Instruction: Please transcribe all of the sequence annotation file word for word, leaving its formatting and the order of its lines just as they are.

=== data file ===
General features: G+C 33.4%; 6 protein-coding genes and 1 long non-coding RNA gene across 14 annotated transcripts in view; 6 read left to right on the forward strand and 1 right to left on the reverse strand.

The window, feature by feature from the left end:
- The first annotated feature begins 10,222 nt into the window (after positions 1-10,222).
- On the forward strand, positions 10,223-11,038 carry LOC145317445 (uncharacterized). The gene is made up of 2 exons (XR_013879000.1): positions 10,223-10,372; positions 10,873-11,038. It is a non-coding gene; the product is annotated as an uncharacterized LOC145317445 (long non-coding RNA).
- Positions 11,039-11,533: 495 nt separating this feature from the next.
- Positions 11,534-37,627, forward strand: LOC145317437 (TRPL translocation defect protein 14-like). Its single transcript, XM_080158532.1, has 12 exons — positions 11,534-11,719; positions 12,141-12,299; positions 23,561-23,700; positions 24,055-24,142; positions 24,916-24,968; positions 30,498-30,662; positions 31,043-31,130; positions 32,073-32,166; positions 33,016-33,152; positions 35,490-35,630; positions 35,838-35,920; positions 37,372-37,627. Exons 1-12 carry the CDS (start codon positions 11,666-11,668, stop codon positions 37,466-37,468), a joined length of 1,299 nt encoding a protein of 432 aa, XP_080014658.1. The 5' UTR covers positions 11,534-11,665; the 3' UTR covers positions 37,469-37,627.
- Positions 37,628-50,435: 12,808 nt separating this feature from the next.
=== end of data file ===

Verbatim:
General features: G+C 33.4%; 6 protein-coding genes and 1 long non-coding RNA gene across 14 annotated transcripts in view; 6 read left to right on the forward strand and 1 right to left on the reverse strand.

The window, feature by feature from the left end:
- The first annotated feature begins 10,222 nt into the window (after positions 1-10,222).
- On the forward strand, positions 10,223-11,038 carry LOC145317445 (uncharacterized). The gene is made up of 2 exons (XR_013879000.1): positions 10,223-10,372; positions 10,873-11,038. It is a non-coding gene; the product is annotated as an uncharacterized LOC145317445 (long non-coding RNA).
- Positions 11,039-11,533: 495 nt separating this feature from the next.
- Positions 11,534-37,627, forward strand: LOC145317437 (TRPL translocation defect protein 14-like). Its single transcript, XM_080158532.1, has 12 exons — positions 11,534-11,719; positions 12,141-12,299; positions 23,561-23,700; positions 24,055-24,142; positions 24,916-24,968; positions 30,498-30,662; positions 31,043-31,130; positions 32,073-32,166; positions 33,016-33,152; positions 35,490-35,630; positions 35,838-35,920; positions 37,372-37,627. Exons 1-12 carry the CDS (start codon positions 11,666-11,668, stop codon positions 37,466-37,468), a joined length of 1,299 nt encoding a protein of 432 aa, XP_080014658.1. The 5' UTR covers positions 11,534-11,665; the 3' UTR covers positions 37,469-37,627.
- Positions 37,628-50,435: 12,808 nt separating this feature from the next.